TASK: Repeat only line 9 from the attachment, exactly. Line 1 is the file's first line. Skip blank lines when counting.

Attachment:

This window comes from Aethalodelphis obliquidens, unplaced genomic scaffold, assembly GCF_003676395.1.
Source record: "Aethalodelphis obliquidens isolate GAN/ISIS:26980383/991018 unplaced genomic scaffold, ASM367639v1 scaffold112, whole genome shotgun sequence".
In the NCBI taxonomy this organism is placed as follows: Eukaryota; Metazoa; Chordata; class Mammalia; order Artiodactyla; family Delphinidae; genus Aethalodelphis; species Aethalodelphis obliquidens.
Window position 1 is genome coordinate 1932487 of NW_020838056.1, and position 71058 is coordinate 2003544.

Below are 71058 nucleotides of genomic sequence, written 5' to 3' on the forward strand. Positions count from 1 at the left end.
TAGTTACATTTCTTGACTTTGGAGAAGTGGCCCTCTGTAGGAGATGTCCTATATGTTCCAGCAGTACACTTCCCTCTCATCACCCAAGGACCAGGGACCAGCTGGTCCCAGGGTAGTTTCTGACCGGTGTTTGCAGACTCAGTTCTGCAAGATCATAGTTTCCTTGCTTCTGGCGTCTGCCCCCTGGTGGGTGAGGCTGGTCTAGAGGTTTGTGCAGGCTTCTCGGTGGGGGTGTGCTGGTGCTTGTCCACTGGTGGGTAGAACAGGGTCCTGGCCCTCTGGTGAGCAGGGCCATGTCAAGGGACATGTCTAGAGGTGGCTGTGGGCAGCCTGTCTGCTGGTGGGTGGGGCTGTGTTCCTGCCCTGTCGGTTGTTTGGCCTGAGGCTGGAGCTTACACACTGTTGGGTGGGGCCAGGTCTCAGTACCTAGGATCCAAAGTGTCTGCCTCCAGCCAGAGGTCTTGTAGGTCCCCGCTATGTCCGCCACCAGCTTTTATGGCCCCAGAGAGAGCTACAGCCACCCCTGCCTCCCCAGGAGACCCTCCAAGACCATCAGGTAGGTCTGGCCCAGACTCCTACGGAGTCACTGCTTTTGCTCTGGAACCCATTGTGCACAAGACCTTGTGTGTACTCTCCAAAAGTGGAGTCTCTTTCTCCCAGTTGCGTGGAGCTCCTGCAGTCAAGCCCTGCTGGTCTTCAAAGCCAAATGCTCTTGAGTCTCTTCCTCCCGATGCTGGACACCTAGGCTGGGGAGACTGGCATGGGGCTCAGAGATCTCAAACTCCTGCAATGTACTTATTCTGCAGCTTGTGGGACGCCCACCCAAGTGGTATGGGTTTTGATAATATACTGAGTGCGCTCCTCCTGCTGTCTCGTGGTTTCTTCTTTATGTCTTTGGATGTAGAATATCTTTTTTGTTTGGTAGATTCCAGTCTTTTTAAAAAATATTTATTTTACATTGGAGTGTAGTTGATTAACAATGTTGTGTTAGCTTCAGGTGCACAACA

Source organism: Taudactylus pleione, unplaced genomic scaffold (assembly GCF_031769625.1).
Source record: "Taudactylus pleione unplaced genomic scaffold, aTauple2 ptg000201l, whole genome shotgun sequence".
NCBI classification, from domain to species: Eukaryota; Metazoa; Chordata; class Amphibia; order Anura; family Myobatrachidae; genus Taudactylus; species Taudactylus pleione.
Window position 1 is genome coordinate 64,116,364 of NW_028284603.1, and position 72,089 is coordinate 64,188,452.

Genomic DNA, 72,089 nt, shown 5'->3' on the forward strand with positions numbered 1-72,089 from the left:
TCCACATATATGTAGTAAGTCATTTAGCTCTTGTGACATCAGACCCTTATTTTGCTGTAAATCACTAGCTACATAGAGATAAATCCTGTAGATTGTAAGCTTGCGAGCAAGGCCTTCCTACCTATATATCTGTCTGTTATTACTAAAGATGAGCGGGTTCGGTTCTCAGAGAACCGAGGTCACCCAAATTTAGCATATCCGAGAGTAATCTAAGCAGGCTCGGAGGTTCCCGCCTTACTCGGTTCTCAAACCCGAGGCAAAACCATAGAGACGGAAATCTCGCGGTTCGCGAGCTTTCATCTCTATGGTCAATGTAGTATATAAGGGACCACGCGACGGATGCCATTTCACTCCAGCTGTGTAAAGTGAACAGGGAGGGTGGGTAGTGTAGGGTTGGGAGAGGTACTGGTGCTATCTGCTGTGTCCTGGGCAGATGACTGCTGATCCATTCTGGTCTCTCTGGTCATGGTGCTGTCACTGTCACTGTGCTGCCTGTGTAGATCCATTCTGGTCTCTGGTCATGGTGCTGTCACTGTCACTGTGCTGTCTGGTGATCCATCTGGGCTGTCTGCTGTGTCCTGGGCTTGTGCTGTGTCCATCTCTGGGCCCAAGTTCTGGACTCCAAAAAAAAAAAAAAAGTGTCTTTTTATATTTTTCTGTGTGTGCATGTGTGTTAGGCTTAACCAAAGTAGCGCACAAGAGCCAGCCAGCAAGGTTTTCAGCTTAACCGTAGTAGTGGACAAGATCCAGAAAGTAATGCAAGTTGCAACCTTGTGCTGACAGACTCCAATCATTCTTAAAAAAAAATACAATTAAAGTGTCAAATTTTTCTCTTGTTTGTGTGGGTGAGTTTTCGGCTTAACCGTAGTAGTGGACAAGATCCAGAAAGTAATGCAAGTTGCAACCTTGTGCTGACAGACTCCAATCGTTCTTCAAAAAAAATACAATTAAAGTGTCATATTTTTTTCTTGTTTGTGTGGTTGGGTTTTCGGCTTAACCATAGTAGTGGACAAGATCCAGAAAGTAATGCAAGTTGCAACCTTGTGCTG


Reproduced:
NCBI classification, from domain to species: Eukaryota; Metazoa; Chordata; class Amphibia; order Anura; family Myobatrachidae; genus Taudactylus; species Taudactylus pleione.